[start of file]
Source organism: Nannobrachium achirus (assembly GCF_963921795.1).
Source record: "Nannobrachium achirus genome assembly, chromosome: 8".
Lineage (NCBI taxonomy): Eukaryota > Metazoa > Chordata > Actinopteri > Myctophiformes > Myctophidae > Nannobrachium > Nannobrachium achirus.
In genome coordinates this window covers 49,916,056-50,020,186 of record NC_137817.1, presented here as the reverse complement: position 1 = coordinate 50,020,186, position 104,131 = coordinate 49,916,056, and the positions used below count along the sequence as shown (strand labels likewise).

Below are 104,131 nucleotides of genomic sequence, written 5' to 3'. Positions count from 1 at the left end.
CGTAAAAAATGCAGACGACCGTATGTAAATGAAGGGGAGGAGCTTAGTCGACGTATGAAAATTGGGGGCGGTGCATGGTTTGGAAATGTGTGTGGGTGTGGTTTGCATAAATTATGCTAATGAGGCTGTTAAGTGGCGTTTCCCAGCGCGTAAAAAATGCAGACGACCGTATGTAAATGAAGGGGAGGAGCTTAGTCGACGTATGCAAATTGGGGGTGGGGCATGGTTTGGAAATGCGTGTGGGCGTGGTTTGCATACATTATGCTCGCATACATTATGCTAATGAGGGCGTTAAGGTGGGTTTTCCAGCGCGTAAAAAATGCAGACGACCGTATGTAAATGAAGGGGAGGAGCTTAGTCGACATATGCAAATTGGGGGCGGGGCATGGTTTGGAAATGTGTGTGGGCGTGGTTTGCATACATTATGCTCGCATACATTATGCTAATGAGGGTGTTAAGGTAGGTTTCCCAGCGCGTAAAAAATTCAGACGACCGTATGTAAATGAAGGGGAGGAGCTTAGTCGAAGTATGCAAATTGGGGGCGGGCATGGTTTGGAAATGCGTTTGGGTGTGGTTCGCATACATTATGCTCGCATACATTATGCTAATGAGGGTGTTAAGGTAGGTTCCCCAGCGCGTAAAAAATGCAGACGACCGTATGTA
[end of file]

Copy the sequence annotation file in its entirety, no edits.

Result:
Source organism: Nannobrachium achirus (assembly GCF_963921795.1).
Source record: "Nannobrachium achirus genome assembly, chromosome: 8".
Lineage (NCBI taxonomy): Eukaryota > Metazoa > Chordata > Actinopteri > Myctophiformes > Myctophidae > Nannobrachium > Nannobrachium achirus.
In genome coordinates this window covers 49,916,056-50,020,186 of record NC_137817.1, presented here as the reverse complement: position 1 = coordinate 50,020,186, position 104,131 = coordinate 49,916,056, and the positions used below count along the sequence as shown (strand labels likewise).

Below are 104,131 nucleotides of genomic sequence, written 5' to 3'. Positions count from 1 at the left end.
CGTAAAAAATGCAGACGACCGTATGTAAATGAAGGGGAGGAGCTTAGTCGACGTATGAAAATTGGGGGCGGTGCATGGTTTGGAAATGTGTGTGGGTGTGGTTTGCATAAATTATGCTAATGAGGCTGTTAAGTGGCGTTTCCCAGCGCGTAAAAAATGCAGACGACCGTATGTAAATGAAGGGGAGGAGCTTAGTCGACGTATGCAAATTGGGGGTGGGGCATGGTTTGGAAATGCGTGTGGGCGTGGTTTGCATACATTATGCTCGCATACATTATGCTAATGAGGGCGTTAAGGTGGGTTTTCCAGCGCGTAAAAAATGCAGACGACCGTATGTAAATGAAGGGGAGGAGCTTAGTCGACATATGCAAATTGGGGGCGGGGCATGGTTTGGAAATGTGTGTGGGCGTGGTTTGCATACATTATGCTCGCATACATTATGCTAATGAGGGTGTTAAGGTAGGTTTCCCAGCGCGTAAAAAATTCAGACGACCGTATGTAAATGAAGGGGAGGAGCTTAGTCGAAGTATGCAAATTGGGGGCGGGCATGGTTTGGAAATGCGTTTGGGTGTGGTTCGCATACATTATGCTCGCATACATTATGCTAATGAGGGTGTTAAGGTAGGTTCCCCAGCGCGTAAAAAATGCAGACGACCGTATGTA